Last week, an unknown hacker or hackers stole around 2,100 BTC ($118,500,000) and 151 ETH ($679,000) worth of cryptocurrency tokens from a blockchain company called BadgerDAO.
Now, the blockchain "bridge" protocol BadgerDAO is pleading with the hacker to return the stolen funds.
“You have taken funds that do not belong to you, but we are willing to work with you and compensate you for identifying this vulnerability in the systems,” BadgerDAO wrote in a public announcement. “We are providing you with a direct line of communication to discuss a peaceful resolution without involving any outside parties. Contact us to discuss further and do the right thing on behalf of the community.”
The hack on BadgerDAO took advantage of an old-school web-based attack: The hacker was able to steal an API key that gave them control of BadgerDAO’s account on Cloudflare, the project’s content delivery network for its site. This gave the hacker the ability to inject a malicious script on the site that prompted users to give up wallet permissions, which then allowed the hackers to steal customers’ cryptocurrency.
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While asking a robber to return the proceeds of their heist may seem like a desperate, hopeless, strategy, it has worked before.
Earlier this year, the popular cryptocurrency platform Poly Network was hacked, and lost around $600 million. The company posted a public letter to the hacker, calling them “Dear Hacker” and “Mr. White Hat,” appealing to their goodwill. Surprisingly, after several public exchanges posted on the blockchain, the strategy worked and the hacker ultimately returned all the stolen funds.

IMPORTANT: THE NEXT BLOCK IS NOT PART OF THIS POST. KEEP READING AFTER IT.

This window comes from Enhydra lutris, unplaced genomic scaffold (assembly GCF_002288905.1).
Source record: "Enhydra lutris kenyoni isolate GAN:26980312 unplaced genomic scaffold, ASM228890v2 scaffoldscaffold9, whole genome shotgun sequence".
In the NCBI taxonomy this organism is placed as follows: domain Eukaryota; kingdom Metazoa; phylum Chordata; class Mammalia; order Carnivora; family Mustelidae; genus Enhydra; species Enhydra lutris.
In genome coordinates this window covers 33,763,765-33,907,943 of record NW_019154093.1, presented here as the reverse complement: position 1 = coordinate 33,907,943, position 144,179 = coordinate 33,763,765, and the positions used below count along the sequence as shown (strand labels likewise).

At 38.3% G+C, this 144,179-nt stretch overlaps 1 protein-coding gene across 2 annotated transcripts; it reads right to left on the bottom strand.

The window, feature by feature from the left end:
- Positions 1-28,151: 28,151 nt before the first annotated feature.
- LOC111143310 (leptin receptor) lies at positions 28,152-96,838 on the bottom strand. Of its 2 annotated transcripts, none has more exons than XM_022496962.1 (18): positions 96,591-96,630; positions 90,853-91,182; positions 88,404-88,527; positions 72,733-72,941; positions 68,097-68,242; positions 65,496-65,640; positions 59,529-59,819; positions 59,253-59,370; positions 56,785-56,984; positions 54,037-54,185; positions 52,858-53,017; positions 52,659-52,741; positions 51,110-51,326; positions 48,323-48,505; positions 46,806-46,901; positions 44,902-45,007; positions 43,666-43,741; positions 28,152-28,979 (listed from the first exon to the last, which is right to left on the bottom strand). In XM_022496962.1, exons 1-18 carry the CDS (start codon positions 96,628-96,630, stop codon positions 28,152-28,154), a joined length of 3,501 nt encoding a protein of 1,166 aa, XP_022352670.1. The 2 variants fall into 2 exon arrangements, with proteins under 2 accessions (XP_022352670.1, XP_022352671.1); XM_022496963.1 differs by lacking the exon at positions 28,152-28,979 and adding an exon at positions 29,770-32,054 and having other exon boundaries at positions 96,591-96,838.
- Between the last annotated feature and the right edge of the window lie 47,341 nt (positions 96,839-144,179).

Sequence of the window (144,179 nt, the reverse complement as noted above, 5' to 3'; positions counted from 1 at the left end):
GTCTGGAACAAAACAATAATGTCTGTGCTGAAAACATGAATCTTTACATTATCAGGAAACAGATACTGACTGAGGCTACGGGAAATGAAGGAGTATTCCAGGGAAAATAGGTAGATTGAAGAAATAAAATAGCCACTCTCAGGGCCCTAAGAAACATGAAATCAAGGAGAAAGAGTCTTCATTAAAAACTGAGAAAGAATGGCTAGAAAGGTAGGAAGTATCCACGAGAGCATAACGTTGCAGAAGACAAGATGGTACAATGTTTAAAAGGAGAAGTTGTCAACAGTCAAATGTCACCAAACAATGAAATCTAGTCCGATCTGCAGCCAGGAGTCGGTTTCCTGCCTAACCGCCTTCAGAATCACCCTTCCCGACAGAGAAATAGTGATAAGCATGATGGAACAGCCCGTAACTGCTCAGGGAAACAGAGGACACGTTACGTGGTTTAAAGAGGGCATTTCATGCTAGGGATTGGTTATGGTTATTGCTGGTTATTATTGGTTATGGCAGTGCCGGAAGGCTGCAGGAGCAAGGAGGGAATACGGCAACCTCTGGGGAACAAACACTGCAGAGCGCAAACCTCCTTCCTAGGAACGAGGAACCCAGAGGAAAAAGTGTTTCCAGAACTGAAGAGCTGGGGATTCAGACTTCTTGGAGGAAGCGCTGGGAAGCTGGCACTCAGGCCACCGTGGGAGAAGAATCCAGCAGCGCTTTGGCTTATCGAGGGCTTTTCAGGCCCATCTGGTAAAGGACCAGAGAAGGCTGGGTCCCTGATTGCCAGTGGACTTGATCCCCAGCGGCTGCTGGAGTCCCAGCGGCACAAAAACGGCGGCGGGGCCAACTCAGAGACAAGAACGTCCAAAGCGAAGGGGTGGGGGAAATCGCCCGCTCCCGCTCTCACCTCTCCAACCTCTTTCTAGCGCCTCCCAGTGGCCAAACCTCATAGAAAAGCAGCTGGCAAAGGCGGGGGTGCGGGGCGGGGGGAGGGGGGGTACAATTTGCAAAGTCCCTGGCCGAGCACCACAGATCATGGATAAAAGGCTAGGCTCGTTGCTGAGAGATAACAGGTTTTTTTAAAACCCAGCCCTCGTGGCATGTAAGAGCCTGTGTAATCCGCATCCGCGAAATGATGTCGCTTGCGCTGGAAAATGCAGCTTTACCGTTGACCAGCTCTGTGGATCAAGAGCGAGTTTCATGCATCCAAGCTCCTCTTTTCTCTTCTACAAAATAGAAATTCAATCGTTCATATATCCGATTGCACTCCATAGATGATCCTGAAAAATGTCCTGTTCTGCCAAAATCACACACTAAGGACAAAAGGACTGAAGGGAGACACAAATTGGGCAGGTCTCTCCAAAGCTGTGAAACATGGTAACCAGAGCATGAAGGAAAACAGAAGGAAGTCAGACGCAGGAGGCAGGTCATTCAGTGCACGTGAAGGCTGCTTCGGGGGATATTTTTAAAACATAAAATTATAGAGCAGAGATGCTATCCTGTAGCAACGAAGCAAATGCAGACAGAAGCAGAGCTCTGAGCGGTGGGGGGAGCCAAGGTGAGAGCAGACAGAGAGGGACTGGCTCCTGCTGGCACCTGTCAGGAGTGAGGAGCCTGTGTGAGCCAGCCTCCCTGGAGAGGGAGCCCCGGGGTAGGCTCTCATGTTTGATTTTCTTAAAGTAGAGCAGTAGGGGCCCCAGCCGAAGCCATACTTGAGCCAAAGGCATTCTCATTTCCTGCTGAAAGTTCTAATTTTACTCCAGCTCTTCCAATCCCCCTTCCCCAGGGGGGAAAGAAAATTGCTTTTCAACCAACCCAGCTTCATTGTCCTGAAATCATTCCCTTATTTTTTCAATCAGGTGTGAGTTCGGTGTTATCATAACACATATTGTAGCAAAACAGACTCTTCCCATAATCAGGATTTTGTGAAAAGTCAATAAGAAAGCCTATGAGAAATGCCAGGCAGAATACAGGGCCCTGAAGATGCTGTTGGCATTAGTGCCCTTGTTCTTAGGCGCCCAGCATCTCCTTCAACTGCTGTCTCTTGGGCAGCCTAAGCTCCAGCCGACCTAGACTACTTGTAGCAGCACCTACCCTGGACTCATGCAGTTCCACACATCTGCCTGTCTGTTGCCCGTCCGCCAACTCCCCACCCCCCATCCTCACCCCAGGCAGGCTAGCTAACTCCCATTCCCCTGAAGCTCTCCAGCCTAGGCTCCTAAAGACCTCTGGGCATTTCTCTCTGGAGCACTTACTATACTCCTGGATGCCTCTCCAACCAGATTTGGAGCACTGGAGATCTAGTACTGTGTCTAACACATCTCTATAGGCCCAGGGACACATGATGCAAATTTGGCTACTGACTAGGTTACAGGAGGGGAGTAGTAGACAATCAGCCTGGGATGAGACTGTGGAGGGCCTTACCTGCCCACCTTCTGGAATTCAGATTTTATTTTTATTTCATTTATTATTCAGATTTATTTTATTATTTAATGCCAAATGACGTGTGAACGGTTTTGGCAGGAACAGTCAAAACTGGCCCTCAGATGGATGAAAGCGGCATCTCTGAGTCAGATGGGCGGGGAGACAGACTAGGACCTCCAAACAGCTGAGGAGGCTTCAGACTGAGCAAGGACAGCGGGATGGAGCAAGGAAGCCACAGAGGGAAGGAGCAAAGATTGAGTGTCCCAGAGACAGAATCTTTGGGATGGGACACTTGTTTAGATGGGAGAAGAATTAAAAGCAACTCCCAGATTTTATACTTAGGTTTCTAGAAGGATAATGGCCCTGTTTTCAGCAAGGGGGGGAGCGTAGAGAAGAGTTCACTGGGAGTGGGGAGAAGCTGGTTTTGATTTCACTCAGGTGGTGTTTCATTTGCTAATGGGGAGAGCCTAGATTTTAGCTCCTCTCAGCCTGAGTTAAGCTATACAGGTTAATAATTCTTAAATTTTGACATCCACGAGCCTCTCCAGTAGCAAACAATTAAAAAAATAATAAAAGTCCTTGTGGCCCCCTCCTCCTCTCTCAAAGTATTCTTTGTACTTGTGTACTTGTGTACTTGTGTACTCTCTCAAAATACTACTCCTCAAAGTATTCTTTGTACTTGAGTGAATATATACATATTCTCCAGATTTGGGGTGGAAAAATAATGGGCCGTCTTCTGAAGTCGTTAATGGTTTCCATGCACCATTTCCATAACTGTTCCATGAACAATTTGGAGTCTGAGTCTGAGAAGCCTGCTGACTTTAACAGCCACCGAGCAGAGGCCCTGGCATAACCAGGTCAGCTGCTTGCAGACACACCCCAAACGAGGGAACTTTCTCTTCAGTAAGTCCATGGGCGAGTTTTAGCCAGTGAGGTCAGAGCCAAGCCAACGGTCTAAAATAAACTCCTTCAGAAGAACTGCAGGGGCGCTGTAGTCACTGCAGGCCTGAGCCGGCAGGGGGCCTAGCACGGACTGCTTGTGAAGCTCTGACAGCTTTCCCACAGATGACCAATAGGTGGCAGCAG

People involved with BadgerDAO are, for now, cautious on whether this will work.
“[I am] not comfortable publicly sharing my personal opinion on it. We have professionals handling the strategy and don't want to possibly affect it,” a core team member of the Badger team, who goes by Jonto, told Motherboard in an online chat. “Team is largely focused on reopening the protocol and remuneration plans to bring forward to the community for discussion.”
It’s been a really bad week for cryptocurrency projects and exchanges. Over the weekend, hackers stole around $150 million from BitMart, an exchange that bills itself as “the most trusted crypto trading platform.” The company has promised to use its own reserve funds to compensate the victims, and—for now—it has not asked the hacker to return the loot.
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